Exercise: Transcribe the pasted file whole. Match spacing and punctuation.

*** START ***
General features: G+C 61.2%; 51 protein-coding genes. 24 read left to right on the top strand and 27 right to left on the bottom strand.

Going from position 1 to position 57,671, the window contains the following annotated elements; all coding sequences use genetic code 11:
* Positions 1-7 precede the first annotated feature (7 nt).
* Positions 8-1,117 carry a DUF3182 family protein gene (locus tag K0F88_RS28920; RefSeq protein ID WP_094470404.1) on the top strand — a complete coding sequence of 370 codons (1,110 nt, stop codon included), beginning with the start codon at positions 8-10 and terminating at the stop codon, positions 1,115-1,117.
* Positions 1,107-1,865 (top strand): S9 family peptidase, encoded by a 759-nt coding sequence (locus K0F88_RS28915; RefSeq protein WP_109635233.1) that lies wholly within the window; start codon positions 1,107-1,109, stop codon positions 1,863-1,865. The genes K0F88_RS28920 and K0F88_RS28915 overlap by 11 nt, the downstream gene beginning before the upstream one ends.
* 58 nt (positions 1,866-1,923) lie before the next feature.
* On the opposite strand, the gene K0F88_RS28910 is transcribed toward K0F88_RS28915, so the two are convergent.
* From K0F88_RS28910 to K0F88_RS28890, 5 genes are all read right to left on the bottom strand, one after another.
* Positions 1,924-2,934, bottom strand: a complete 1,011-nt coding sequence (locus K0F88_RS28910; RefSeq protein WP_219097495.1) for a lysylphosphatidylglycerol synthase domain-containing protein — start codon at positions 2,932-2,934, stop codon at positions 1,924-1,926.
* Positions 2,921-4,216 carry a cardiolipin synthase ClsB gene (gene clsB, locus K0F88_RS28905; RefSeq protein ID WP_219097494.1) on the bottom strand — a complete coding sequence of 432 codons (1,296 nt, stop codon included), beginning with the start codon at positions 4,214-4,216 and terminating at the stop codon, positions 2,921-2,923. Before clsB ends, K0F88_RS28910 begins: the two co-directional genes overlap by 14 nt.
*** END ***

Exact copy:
General features: G+C 61.2%; 51 protein-coding genes. 24 read left to right on the top strand and 27 right to left on the bottom strand.

Going from position 1 to position 57,671, the window contains the following annotated elements; all coding sequences use genetic code 11:
* Positions 1-7 precede the first annotated feature (7 nt).
* Positions 8-1,117 carry a DUF3182 family protein gene (locus tag K0F88_RS28920; RefSeq protein ID WP_094470404.1) on the top strand — a complete coding sequence of 370 codons (1,110 nt, stop codon included), beginning with the start codon at positions 8-10 and terminating at the stop codon, positions 1,115-1,117.
* Positions 1,107-1,865 (top strand): S9 family peptidase, encoded by a 759-nt coding sequence (locus K0F88_RS28915; RefSeq protein WP_109635233.1) that lies wholly within the window; start codon positions 1,107-1,109, stop codon positions 1,863-1,865. The genes K0F88_RS28920 and K0F88_RS28915 overlap by 11 nt, the downstream gene beginning before the upstream one ends.
* 58 nt (positions 1,866-1,923) lie before the next feature.
* On the opposite strand, the gene K0F88_RS28910 is transcribed toward K0F88_RS28915, so the two are convergent.
* From K0F88_RS28910 to K0F88_RS28890, 5 genes are all read right to left on the bottom strand, one after another.
* Positions 1,924-2,934, bottom strand: a complete 1,011-nt coding sequence (locus K0F88_RS28910; RefSeq protein WP_219097495.1) for a lysylphosphatidylglycerol synthase domain-containing protein — start codon at positions 2,932-2,934, stop codon at positions 1,924-1,926.
* Positions 2,921-4,216 carry a cardiolipin synthase ClsB gene (gene clsB, locus K0F88_RS28905; RefSeq protein ID WP_219097494.1) on the bottom strand — a complete coding sequence of 432 codons (1,296 nt, stop codon included), beginning with the start codon at positions 4,214-4,216 and terminating at the stop codon, positions 2,921-2,923. Before clsB ends, K0F88_RS28910 begins: the two co-directional genes overlap by 14 nt.